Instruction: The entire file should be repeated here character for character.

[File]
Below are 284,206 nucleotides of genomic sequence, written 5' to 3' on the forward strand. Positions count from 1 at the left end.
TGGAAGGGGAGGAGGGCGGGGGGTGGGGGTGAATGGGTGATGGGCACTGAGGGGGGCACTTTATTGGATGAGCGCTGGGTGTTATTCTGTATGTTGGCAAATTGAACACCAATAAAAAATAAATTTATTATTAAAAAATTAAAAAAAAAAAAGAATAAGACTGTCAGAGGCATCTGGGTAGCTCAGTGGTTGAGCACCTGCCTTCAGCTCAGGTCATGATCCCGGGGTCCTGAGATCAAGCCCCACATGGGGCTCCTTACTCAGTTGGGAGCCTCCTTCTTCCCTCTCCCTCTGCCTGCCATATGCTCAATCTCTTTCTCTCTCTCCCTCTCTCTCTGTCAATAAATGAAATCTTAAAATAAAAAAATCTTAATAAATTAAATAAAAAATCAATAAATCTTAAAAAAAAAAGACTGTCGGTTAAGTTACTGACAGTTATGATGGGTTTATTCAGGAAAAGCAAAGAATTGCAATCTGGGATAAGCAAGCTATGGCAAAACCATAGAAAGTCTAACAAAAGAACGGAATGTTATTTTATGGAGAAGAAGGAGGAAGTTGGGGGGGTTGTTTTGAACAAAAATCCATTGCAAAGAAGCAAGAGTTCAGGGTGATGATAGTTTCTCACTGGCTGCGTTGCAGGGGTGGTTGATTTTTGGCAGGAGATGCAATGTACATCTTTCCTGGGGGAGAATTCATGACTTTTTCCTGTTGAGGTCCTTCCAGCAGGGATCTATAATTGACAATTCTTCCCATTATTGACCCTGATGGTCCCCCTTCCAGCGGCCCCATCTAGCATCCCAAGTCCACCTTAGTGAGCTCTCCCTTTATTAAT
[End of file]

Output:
Below are 284,206 nucleotides of genomic sequence, written 5' to 3' on the forward strand. Positions count from 1 at the left end.
TGGAAGGGGAGGAGGGCGGGGGGTGGGGGTGAATGGGTGATGGGCACTGAGGGGGGCACTTTATTGGATGAGCGCTGGGTGTTATTCTGTATGTTGGCAAATTGAACACCAATAAAAAATAAATTTATTATTAAAAAATTAAAAAAAAAAAAGAATAAGACTGTCAGAGGCATCTGGGTAGCTCAGTGGTTGAGCACCTGCCTTCAGCTCAGGTCATGATCCCGGGGTCCTGAGATCAAGCCCCACATGGGGCTCCTTACTCAGTTGGGAGCCTCCTTCTTCCCTCTCCCTCTGCCTGCCATATGCTCAATCTCTTTCTCTCTCTCCCTCTCTCTCTGTCAATAAATGAAATCTTAAAATAAAAAAATCTTAATAAATTAAATAAAAAATCAATAAATCTTAAAAAAAAAAGACTGTCGGTTAAGTTACTGACAGTTATGATGGGTTTATTCAGGAAAAGCAAAGAATTGCAATCTGGGATAAGCAAGCTATGGCAAAACCATAGAAAGTCTAACAAAAGAACGGAATGTTATTTTATGGAGAAGAAGGAGGAAGTTGGGGGGGTTGTTTTGAACAAAAATCCATTGCAAAGAAGCAAGAGTTCAGGGTGATGATAGTTTCTCACTGGCTGCGTTGCAGGGGTGGTTGATTTTTGGCAGGAGATGCAATGTACATCTTTCCTGGGGGAGAATTCATGACTTTTTCCTGTTGAGGTCCTTCCAGCAGGGATCTATAATTGACAATTCTTCCCATTATTGACCCTGATGGTCCCCCTTCCAGCGGCCCCATCTAGCATCCCAAGTCCACCTTAGTGAGCTCTCCCTTTATTAAT